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News: Marines, sailors conduct night CSAR

Story by Lance Cpl. Alissa SchuningSmall RSS Icon

Forager Fury II Cpl. Richard Currier

A U.S. Navy MH-60S Seahawk helicopter, assigned to Helicopter Sea Combat Squadron 25, lands at Andersen South, Anderson Air Force Base, Guam, while conducting a simulated combat search and rescue mission during Exercise Forager Fury II (FF II), 10 December, 2013. Exercise FF II improves the aviation combat readiness of MAG-12 and 1st MAW and simulates operations in a deployed environment. (U.S. Marine Corps photo by Lance Cpl. Richard Currier/Released)

ANDERSEN AIR FORCE BASE, Guam - Fighting through spider webs and avoiding wild boars, service members hunted simulated down pilots in an abandoned housing area.

Marines and sailors participating in Exercise Forager Fury II conducted a night combat search and rescue exercise Dec. 10 and 11 at Anderson South, Guam.

The purpose of exercise FF II is to employ and assess combat power generation and operations in a deployed, austere and unimproved environment.

During this simulation, pilots were required to avoid capture by simulated enemy forces and reach a designated extraction point.

“This is great training for the pilots because there is always that possibility that they may go down in a combat zone and have to avoid capture,” said Lance Cpl. Antonio Delgado, an aircraft communications/navigation systems Technician with Marine Aviation Logistics Group 12 currently assigned to MAG-12, 1st Marine Aircraft Wing, III Marine Expedtionary Force.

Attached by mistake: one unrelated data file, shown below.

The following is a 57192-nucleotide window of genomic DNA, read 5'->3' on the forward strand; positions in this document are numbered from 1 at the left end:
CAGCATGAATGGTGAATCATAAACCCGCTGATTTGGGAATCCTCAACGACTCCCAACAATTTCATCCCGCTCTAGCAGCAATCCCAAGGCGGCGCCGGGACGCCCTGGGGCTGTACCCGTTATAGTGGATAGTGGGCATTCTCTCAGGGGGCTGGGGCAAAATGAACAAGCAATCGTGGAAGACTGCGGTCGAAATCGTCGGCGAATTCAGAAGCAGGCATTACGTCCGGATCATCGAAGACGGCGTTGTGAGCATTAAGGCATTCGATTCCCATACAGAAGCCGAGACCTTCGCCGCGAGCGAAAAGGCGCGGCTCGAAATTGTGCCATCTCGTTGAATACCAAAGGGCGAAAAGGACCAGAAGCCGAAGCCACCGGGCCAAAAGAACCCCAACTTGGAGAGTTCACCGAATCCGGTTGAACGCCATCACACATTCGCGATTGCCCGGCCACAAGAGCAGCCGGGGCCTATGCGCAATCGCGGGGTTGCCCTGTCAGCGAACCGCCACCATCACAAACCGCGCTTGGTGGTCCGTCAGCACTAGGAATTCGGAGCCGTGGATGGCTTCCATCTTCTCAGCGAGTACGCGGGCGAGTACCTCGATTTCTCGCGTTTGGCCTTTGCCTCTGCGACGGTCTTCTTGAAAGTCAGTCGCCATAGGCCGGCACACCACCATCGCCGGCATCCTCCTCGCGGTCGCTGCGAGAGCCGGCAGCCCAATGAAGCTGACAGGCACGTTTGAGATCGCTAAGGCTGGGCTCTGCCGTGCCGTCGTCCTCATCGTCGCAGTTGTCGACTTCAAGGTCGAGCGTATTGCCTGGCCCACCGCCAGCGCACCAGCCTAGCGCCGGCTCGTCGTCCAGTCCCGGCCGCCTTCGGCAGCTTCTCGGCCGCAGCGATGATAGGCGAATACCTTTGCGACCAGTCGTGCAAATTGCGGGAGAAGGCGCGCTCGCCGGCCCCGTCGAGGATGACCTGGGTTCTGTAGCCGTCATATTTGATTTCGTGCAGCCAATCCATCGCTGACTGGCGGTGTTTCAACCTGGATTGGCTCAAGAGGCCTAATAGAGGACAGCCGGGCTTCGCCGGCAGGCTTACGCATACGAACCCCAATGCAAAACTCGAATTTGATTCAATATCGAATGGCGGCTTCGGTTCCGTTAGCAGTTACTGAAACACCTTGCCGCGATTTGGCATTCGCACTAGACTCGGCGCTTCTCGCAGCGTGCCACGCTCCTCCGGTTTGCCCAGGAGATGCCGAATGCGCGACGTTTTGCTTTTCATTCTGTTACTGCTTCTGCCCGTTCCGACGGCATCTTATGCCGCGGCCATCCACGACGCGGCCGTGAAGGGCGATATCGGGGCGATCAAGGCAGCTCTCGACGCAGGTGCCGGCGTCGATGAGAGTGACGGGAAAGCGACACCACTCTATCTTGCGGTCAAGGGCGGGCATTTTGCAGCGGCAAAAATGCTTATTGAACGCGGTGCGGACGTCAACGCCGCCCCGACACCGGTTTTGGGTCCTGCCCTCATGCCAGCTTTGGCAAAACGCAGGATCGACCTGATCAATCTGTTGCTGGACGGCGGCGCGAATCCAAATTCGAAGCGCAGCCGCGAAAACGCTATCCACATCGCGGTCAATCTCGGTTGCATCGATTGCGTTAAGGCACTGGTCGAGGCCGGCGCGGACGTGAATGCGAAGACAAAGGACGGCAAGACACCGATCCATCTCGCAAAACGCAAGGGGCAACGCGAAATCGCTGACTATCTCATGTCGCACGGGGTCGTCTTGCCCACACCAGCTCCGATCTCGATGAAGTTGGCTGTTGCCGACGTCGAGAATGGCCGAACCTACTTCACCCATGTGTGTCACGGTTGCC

Marines and sailors acted as the enemy forces during the exercise, good training for them as well.

“The Marines that got the chance to chase them received good training as well,” said Cpl. Jeffrey Bond, a supply clerk with MALS-12. “They cleared building and refreshed their combat training, they received in recruit training and Marine Combat Training. That’s a rare opportunity for Marines who do not have a military occupational specialty that deals with combat.”

The pilots did a great job evading capture, a hard job when you have a group of eager Marines chasing you.

“I believe out of the two nights we conducted the training, they were only found one time,” said Bond. “They did a great job and hiding so I would say the training was very successful.”


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This work, Marines, sailors conduct night CSAR, by Cpl Alissa Schuning, identified by DVIDS, is free of known copyright restrictions under U.S. copyright law.

Date Taken:12.11.2013

Date Posted:12.16.2013 06:25



Hometown:RESEDA, CA, US


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